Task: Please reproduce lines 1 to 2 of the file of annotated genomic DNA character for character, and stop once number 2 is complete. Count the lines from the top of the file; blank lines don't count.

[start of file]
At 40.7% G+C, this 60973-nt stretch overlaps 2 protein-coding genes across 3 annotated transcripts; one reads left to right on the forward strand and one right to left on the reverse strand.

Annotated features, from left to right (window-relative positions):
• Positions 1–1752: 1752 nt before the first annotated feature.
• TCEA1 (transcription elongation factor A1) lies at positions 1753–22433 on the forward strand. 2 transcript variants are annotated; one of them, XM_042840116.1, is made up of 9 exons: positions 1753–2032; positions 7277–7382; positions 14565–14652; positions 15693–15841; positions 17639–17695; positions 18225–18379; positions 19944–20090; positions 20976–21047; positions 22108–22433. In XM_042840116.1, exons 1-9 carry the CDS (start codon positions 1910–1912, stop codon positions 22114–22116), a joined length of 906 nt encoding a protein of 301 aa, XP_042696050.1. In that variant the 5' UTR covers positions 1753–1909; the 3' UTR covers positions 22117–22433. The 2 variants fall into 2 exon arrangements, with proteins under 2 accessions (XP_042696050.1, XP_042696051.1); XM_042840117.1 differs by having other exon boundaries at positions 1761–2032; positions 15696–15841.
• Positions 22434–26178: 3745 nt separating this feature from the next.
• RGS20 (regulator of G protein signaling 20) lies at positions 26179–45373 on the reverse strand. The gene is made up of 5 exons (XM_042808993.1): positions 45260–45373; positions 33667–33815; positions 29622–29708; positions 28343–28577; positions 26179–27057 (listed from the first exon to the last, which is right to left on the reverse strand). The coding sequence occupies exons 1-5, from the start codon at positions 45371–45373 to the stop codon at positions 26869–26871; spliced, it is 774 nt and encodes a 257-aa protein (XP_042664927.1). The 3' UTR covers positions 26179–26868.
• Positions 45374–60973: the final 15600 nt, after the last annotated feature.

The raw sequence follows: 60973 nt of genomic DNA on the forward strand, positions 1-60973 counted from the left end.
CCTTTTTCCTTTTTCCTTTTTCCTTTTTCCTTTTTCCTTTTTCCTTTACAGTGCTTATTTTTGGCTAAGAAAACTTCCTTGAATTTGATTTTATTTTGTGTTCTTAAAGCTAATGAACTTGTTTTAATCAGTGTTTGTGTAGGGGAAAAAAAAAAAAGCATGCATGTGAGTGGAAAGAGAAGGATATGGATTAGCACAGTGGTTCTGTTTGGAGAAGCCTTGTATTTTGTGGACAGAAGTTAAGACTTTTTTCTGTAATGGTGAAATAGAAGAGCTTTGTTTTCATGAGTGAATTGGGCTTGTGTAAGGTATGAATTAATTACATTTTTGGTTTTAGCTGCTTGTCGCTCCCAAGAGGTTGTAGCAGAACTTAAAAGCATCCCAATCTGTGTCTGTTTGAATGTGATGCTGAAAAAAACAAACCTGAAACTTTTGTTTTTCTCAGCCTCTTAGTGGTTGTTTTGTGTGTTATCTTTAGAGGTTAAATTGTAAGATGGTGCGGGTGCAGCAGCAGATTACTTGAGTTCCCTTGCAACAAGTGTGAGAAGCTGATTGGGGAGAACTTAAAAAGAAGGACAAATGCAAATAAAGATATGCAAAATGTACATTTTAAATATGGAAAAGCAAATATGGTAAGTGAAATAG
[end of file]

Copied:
At 40.7% G+C, this 60973-nt stretch overlaps 2 protein-coding genes across 3 annotated transcripts; one reads left to right on the forward strand and one right to left on the reverse strand.

Annotated features, from left to right (window-relative positions):